Friday, November 20, 2009
Homestead Reading: List Two
Free Soil, Free Labor, Free Men: the Ideology of the Republican Party Before the Civil War by Eric Foner
"Since its publication twenty-five years ago, Free Soil, Free Labor, Free Men has been recognized as a classic, an indispensable contribution to our understanding of the causes of the American Civil War. A key work in establishing political ideology as a major concern of modern American historians, it remains the only full-scale evaluation of the ideas of the early Republican party. Now with a new introduction, Eric Foner puts his argument into the context of contemporary scholarship, reassessing the concept of free labor in the light of the last twenty-five years of writing on such issues as work, gender, economic change, and political thought."
"A significant reevaluation of the causes of the Civil War, Foner's study looks beyond the North's opposition to slavery and its emphasis upon preserving the Union to determine the broader grounds of its willingness to undertake a war against the South in 1861. Its search is for those social concepts the North accepted as vital to its way of life, finding these concepts most clearly expressed in the ideology of the growing Republican party in the decade before the war's start. Through a careful analysis of the attitudes of leading factions in the party's formation (northern Whigs, former Democrats, and political abolitionists) Foner is able to show what each contributed to Republican ideology. He also shows how northern ideas of human rights--in particular a man's right to work where and how he wanted, and to accumulate property in his own name--and the goals of American society were implicit in that ideology. This was the ideology that permeated the North in the period directly before the Civil War, led to the election of Abraham Lincoln, and led, almost immediately, to the Civil War itself. At the heart of the controversy over the extension of slavery, he argues, is the issue of whether the northern or southern form of society would take root in the West, whose development would determine determine the nation's destiny." (Amazon product description) Published in 1995 by Oxford University Press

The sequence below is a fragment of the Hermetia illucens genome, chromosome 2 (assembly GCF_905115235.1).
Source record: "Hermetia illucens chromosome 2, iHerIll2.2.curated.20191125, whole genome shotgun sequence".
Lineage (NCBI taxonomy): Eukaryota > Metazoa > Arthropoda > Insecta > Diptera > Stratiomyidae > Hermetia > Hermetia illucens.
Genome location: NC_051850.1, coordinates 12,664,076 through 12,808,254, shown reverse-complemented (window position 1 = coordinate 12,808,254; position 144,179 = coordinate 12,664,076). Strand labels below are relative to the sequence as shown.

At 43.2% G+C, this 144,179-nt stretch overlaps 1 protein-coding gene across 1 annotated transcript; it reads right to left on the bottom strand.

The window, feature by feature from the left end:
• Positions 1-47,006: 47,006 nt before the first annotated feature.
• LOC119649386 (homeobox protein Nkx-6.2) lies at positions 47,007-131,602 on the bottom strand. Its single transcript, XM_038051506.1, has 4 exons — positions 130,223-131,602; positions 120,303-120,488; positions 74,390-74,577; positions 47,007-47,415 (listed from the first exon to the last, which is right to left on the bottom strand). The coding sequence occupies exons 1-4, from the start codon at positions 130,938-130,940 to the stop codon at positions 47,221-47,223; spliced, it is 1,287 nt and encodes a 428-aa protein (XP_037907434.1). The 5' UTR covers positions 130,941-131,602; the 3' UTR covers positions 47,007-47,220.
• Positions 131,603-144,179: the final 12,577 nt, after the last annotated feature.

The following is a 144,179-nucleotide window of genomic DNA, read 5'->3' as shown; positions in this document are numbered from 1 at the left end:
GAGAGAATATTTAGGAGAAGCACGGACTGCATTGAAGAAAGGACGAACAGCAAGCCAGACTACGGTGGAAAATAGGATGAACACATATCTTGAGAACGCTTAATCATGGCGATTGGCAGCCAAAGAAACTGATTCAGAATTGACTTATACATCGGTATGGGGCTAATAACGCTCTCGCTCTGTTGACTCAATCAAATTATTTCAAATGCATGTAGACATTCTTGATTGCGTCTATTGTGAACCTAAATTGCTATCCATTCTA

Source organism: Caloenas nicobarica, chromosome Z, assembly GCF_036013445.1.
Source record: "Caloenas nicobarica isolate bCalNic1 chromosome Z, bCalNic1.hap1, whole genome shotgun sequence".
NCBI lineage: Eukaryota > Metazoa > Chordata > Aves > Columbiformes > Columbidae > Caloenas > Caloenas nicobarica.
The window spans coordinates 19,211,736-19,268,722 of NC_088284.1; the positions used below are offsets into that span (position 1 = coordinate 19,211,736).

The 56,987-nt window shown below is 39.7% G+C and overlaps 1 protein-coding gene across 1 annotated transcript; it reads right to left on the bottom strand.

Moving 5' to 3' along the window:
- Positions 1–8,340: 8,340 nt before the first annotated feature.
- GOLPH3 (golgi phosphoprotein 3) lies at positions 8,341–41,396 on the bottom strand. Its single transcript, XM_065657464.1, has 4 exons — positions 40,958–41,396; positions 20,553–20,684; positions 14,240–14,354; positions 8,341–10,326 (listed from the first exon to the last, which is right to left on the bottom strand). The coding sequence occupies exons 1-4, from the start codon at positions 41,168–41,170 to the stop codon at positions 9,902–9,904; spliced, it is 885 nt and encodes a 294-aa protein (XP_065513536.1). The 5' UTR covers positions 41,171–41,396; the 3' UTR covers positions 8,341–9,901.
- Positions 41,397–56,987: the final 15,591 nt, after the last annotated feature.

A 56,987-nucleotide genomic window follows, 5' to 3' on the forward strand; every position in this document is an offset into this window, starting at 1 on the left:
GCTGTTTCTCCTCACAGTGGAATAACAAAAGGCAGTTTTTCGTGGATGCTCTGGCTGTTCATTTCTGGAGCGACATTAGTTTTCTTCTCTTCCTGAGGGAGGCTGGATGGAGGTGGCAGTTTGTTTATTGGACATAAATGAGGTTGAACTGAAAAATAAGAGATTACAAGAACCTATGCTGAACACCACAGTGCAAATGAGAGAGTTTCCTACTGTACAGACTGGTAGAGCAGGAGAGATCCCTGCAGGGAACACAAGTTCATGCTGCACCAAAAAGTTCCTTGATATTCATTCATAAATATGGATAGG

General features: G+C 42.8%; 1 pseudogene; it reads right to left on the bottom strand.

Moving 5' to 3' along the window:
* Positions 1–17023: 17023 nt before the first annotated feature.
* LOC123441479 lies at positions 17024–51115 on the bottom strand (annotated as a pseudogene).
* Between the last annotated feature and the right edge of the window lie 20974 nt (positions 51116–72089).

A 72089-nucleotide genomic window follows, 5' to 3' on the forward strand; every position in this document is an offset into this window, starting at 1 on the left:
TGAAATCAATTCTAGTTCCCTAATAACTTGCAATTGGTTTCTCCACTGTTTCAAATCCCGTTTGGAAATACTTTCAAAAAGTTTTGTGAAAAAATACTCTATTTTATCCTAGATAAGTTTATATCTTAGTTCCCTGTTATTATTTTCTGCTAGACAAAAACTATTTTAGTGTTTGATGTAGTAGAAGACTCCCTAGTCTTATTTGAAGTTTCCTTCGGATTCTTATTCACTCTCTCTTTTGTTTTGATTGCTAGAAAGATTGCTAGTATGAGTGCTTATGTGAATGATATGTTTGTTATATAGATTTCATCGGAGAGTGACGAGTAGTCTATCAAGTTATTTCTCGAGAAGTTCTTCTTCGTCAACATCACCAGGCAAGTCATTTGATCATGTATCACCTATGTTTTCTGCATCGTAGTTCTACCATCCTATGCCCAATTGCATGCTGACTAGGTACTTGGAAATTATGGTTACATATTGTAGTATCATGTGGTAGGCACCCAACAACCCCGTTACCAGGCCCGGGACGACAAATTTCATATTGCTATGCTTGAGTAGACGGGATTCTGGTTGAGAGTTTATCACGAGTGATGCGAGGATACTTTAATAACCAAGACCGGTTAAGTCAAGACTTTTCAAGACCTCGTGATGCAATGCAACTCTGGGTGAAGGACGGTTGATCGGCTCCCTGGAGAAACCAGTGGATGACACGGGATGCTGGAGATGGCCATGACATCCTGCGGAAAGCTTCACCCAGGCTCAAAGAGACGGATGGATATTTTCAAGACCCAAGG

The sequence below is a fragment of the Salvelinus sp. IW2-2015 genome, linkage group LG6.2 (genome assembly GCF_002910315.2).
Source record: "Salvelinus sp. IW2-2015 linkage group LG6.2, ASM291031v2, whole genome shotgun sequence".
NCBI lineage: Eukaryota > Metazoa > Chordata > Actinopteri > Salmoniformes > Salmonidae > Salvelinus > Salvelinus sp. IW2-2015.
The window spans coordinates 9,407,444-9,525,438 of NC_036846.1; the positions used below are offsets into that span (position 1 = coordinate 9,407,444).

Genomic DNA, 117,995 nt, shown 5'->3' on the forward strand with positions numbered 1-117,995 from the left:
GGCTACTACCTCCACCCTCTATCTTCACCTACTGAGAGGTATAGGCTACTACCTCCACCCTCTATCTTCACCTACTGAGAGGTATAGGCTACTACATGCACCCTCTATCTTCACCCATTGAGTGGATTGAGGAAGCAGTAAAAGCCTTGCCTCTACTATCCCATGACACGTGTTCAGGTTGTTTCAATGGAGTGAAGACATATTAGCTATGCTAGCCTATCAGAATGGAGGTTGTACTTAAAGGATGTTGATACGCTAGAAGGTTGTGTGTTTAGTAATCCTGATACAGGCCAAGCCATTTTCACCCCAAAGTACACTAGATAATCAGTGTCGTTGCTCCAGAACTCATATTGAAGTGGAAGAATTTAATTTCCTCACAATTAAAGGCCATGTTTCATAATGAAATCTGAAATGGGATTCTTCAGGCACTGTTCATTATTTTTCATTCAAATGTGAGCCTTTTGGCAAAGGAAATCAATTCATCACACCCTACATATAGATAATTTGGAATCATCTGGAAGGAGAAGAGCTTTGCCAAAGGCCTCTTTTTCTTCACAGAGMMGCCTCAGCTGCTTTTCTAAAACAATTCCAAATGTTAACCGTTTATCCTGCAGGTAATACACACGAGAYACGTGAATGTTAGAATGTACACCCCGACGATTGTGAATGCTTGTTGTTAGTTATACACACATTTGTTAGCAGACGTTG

“A realistic biography, a rare find. On putting down this book one feels that one has read the history of all pioneering.” – New York Times Book Review (from back cover)
Bury My Heart at Wounded Knee: An Indian History of the American West
By Dee Brown
By Elliott West
"Historians have paid little attention to the lives and contributions of children who took part in westward expansion. In this major study of American childhood, now available again in paperback, Elliott West explores how children helped shape--and in turn were shaped by--the frontier experience. Frontier children's first vivid perceptions of the new country, when deepened by their work, play, and exploration, forged a stronger bond with their surroundings than that of their elders. Through diaries, journals, letters, novels, and oral and written reminiscences, West has reconstructed the lives of the children who grew to become the first truly Western generation." (from the publisher) Published in 1989 by University of New Mexico Press.
By Jonathan Raban
Rachel Calof’s Story
By Rachel Calof
"In 1894, the 18-year-old Calof, a Russian Jew, was shipped to the U.S. to marry an unknown man and stake a homesteading claim with him in North Dakota. She later set down her memories of that time in fluid prose that occasionally reveals a biting sense of humor. Although her circumstances were often pathetic, Calof never is. She writes matter-of-factly about her 12'x 14' dirt-floored shanty, her husband's unappealing family and their unsanitary living arrangements. Each winter, her husband Abe's parents and brother would join them in their home in order to save fuel-an arrangement revealed only on her wedding day. There are pleasurable moments here too, like an impromptu supper of wild garlic and mushrooms (Calof does a taste test to see whether they are poisonous-"It didn't burn or taste bad, so I swallowed it"). Childbearing is particularly difficult: Calof seems to be constantly pregnant, and her superstitious mother-in-law keeps her secluded after the birth of her first child until she begins to hallucinate about demons. An epilogue by Calof's son, Jacob, picks up the courageous author's story in St. Paul, Minn., in 1917, while an essay by J. Sanford Rikoon on the phenomenon of Jewish farm settlements provides fascinating background." (from Publishers Weekly) Published in 1995 by Indiana University Press.